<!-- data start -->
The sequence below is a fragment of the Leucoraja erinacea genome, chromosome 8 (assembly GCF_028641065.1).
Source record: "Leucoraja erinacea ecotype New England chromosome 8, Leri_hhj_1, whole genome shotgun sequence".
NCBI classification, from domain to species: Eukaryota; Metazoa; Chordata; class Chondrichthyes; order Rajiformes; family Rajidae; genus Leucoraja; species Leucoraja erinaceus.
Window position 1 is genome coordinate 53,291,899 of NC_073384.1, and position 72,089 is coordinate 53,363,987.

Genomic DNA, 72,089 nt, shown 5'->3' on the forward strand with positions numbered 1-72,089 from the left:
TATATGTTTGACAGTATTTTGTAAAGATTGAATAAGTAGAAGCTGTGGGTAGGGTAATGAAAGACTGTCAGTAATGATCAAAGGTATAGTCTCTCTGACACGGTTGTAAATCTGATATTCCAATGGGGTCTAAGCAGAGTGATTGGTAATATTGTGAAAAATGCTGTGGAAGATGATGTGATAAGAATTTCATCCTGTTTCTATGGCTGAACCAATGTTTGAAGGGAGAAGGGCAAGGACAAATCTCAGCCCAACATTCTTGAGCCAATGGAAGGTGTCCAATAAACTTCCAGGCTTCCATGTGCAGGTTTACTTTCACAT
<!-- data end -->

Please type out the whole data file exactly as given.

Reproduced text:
The sequence below is a fragment of the Leucoraja erinacea genome, chromosome 8 (assembly GCF_028641065.1).
Source record: "Leucoraja erinacea ecotype New England chromosome 8, Leri_hhj_1, whole genome shotgun sequence".
NCBI classification, from domain to species: Eukaryota; Metazoa; Chordata; class Chondrichthyes; order Rajiformes; family Rajidae; genus Leucoraja; species Leucoraja erinaceus.
Window position 1 is genome coordinate 53,291,899 of NC_073384.1, and position 72,089 is coordinate 53,363,987.

Genomic DNA, 72,089 nt, shown 5'->3' on the forward strand with positions numbered 1-72,089 from the left:
TATATGTTTGACAGTATTTTGTAAAGATTGAATAAGTAGAAGCTGTGGGTAGGGTAATGAAAGACTGTCAGTAATGATCAAAGGTATAGTCTCTCTGACACGGTTGTAAATCTGATATTCCAATGGGGTCTAAGCAGAGTGATTGGTAATATTGTGAAAAATGCTGTGGAAGATGATGTGATAAGAATTTCATCCTGTTTCTATGGCTGAACCAATGTTTGAAGGGAGAAGGGCAAGGACAAATCTCAGCCCAACATTCTTGAGCCAATGGAAGGTGTCCAATAAACTTCCAGGCTTCCATGTGCAGGTTTACTTTCACAT